WHAT IT IS
The term "legalism" or "legalist" is not found in the Bible, but the serious error of legalism is certainly dealt with, especially by the Apostle Paul who ever and always boasted in the cross and championed the grace of God (Gal. 6:14; 1:6). Perhaps the best way to see what Paul had to say about how the flesh wrongly uses the law is to read carefully through the epistle to the Galatians.
Legalism and Justification
It is the deadly error of legalism that teaches that justification or salvation is by the works of the law. The legalists of Judaea said it this way, "Except ye be circumcised after the manner of Moses, ye cannot be saved" (Acts 15:1). Paul clearly confronted this error in Galatians 2:16--"Knowing that a man is not justified by the works of the law, but by the faith of Jesus Christ, even we have believed in Jesus Christ, that we might be justified by the faith of Christ, and not by the works of the law: for by the works of the law shall no flesh be justified."
The law can show us how unjust we are (Rom. 3:20b) and thus it can show us our need for justification, but the law can never justify: "Therefore by the deeds of the law there shall no flesh be justified in His sight" (Rom. 3:20). "If righteousness come by the law, then Christ is dead in vain" (Gal. 2:21).
Legalism and Sanctification
The law cannot justify; neither can it sanctify. The law can show us that we are unholy but it can never make us holy. The key to living the Christian life is not found at Mount Sinai, but it is found at Mount Calvary (Romans 6; Gal. 2:20).
Paul argued strongly that the Christian life must be continued on the basis of faith, not on a legal basis: "This only would I learn of you, Received ye the Spirit by the works of the law, or by the hearing of faith? Are ye so foolish? having begun in the Spirit, are ye now made perfect by the flesh?" (Gal. 3:2-3). The Christian life is to continue just as it commenced! "As ye have therefore received Christ Jesus the Lord, so walk ye in Him" (Colossians 2:6).
Holiness does not come by seeking to keep the law in the energy of the flesh. C.H.Mackintosh defined legality as "the flesh attempting to carry out the precepts of God." How successful is the flesh? "For I know that in me (that is, in my flesh,) dwelleth no good thing: for to will is present with me; but how to perform that which is good I find not" (Rom. 7:18 and see verse 24).
The Believer and the Law
Two key facts must be kept in mind. First, the believer is not under the law (Rom. 6:14). In fact the believer has died to the law that he might live unto God (Gal. 2:19; and see Rom. 7:1-6). He is not under the legal rule, but he is under the new creature rule (Gal. 6:15).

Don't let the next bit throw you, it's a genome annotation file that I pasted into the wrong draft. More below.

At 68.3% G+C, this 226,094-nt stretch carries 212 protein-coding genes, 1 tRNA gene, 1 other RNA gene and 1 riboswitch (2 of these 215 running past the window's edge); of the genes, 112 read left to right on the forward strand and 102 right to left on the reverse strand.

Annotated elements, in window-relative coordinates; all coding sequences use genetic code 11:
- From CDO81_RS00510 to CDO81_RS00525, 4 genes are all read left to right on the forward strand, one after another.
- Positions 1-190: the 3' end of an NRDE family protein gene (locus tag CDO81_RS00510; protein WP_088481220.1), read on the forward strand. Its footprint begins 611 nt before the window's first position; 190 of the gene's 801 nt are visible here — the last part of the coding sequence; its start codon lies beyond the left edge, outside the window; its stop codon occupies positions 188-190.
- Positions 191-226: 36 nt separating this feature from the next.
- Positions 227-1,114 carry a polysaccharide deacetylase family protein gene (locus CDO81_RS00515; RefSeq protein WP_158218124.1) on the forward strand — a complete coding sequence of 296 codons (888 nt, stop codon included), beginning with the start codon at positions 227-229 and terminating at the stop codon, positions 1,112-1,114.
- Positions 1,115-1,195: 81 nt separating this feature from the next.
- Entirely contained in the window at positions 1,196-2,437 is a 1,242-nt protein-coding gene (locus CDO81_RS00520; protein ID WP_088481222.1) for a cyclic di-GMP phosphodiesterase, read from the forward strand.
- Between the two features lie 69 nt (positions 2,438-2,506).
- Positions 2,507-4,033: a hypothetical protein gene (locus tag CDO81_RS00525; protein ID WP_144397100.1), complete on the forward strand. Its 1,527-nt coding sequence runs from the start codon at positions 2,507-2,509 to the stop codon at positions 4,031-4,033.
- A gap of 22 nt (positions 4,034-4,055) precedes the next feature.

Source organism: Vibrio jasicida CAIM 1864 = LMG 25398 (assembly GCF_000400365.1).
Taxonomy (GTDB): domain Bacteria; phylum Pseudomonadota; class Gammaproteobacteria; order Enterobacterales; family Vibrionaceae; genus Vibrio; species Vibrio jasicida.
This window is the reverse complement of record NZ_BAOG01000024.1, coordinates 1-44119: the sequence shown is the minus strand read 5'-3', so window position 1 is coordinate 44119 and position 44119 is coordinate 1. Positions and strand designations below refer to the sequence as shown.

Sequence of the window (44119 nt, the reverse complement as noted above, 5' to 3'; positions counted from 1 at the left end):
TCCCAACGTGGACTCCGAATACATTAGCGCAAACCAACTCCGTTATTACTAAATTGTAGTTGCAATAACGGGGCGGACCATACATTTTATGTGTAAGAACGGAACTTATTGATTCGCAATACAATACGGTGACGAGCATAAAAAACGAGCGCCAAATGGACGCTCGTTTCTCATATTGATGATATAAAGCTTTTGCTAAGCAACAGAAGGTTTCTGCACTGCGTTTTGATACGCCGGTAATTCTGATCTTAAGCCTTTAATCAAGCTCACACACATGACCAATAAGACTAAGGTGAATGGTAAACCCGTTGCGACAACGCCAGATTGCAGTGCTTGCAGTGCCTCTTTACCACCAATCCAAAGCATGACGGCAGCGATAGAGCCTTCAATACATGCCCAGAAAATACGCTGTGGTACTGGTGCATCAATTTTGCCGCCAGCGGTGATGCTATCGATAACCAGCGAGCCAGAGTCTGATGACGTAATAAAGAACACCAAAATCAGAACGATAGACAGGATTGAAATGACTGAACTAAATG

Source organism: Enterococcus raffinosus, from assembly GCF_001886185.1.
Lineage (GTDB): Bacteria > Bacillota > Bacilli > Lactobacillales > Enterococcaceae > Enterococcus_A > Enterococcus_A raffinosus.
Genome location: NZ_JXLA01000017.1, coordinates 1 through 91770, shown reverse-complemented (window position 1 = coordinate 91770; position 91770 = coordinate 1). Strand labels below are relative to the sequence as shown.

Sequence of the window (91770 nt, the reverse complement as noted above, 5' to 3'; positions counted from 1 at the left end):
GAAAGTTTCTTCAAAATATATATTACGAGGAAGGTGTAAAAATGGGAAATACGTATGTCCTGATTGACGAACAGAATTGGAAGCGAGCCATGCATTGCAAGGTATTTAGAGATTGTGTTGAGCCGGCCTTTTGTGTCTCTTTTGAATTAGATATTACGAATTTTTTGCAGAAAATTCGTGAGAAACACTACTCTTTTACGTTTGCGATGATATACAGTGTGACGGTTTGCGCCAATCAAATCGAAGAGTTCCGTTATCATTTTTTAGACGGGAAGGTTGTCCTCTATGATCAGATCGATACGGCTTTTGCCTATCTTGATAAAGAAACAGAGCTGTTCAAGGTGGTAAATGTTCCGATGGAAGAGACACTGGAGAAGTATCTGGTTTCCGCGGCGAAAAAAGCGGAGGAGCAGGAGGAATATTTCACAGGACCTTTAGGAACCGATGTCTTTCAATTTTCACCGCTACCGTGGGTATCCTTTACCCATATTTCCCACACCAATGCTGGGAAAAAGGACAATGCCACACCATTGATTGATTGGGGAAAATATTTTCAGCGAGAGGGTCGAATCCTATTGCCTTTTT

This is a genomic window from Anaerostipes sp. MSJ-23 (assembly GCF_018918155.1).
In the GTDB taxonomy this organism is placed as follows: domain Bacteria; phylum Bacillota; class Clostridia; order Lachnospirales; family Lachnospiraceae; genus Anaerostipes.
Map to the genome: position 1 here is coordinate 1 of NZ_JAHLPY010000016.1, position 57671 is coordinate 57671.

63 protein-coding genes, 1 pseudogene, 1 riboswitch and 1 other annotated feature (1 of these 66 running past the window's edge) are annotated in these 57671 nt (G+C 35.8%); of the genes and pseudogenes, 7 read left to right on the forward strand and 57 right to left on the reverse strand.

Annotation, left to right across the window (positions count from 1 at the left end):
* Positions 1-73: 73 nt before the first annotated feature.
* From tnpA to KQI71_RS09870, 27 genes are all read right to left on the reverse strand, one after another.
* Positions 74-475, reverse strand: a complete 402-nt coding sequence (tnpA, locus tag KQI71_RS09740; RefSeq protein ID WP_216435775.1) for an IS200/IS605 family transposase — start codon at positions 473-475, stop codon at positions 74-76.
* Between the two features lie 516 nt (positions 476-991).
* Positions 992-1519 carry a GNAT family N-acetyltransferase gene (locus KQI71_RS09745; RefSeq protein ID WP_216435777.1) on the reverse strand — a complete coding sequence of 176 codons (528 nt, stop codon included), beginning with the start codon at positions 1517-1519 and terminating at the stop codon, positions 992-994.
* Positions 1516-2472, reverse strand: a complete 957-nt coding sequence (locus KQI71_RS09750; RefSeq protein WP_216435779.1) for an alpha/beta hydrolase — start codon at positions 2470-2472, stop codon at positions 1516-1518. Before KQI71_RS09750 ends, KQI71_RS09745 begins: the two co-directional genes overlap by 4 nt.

Second, the believer is not lawless (Rom. 6:1-2). We died to the law so that we might be married to Christ and out of this relationship we bring forth fruit unto God (Rom. 7:4). The life of a true believer should manifest fruitfulness not lawlessness.
Those legalists who try to put themselves under the law do not keep the law (Gal. 6:13; Acts 15:10), but those believers who walk in the Spirit keep the law by way of the fruit of the Spirit: "That the righteousness of the law might be fulfilled in us, who walk not after the flesh, but after the Spirit" (Romans 8:4 and compare Galatians 5:22-23).
WHAT IT IS NOT
Being obedient to God's specific commands is not legalism. "And hereby we do know that we know Him, if we keep His commandments. He that saith, I know Him, and keepeth not his commandments, is a liar, and the truth is not in him" (1 John 2:3-4).
Living a holy life that is set apart unto the Lord's service is not legalism. "For this is the will of God, even your sanctification [holiness], that ye should abstain from fornication....For God hath not called us unto uncleanness, but unto holiness" (1 Thessalonians 4:3,7).
Living a life separated unto Christ and separated from the fads and fashions of the world is not legalism. "And be not conformed to this world: but be ye transformed by the renewing of your mind, that ye may prove what is that good, and acceptable, and perfect, will of God" (Romans 12:2).
Conforming one's life to be in harmony with certain standards decided upon by Spirit-led leaders of a local assembly of believers is not legalism. "That ye abstain from meats offered to idols, and from blood, and from things strangled, and from fornication: from which if ye keep yourselves, ye shall do well. Fare ye well" (Acts 15:29).
Forgoing my personal rights for the sake of my brother is not legalism. "It is good neither to eat flesh, nor to drink wine, nor any thing whereby thy brother stumbleth, or is offended, or is made weak" (Rom. 14:21).
In true separation Biblical principles are understood and external standards are implemented. In legalism Biblical principles are ignored and external standards are exalted. In libertinism Biblical principles are forgotten and external standards are despised. The third description seems to be where the vast majority of the church is moving today.
-borrowed from middletownbiblechurch